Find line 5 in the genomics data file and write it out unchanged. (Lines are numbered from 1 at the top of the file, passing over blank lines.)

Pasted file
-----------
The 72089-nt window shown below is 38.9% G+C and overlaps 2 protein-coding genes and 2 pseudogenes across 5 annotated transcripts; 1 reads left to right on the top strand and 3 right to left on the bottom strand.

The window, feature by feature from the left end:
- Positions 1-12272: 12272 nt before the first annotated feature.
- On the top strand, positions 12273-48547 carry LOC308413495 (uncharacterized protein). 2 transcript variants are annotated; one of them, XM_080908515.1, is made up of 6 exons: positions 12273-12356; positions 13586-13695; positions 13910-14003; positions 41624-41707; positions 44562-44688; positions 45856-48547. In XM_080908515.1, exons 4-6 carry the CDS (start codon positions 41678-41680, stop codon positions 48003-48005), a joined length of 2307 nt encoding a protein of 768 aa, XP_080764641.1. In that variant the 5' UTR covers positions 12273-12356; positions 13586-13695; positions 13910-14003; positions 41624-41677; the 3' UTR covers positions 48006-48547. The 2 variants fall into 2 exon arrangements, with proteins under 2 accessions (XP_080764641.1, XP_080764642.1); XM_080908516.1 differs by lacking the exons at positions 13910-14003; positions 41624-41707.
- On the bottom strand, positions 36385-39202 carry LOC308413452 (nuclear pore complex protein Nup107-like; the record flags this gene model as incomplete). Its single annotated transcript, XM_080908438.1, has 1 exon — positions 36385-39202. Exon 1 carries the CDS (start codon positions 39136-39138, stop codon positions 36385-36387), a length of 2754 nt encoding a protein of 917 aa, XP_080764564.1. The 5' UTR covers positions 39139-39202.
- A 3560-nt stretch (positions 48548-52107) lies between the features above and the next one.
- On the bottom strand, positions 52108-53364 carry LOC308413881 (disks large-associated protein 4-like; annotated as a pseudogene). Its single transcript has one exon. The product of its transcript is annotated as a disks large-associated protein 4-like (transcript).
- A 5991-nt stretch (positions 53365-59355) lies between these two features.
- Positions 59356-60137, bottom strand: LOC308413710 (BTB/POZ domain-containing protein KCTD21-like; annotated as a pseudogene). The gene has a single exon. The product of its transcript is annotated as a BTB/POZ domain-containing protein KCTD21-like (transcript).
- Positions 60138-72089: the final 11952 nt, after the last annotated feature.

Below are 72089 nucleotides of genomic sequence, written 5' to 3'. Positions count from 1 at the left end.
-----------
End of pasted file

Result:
- On the bottom strand, positions 36385-39202 carry LOC308413452 (nuclear pore complex protein Nup107-like; the record flags this gene model as incomplete). Its single annotated transcript, XM_080908438.1, has 1 exon — positions 36385-39202. Exon 1 carries the CDS (start codon positions 39136-39138, stop codon positions 36385-36387), a length of 2754 nt encoding a protein of 917 aa, XP_080764564.1. The 5' UTR covers positions 39139-39202.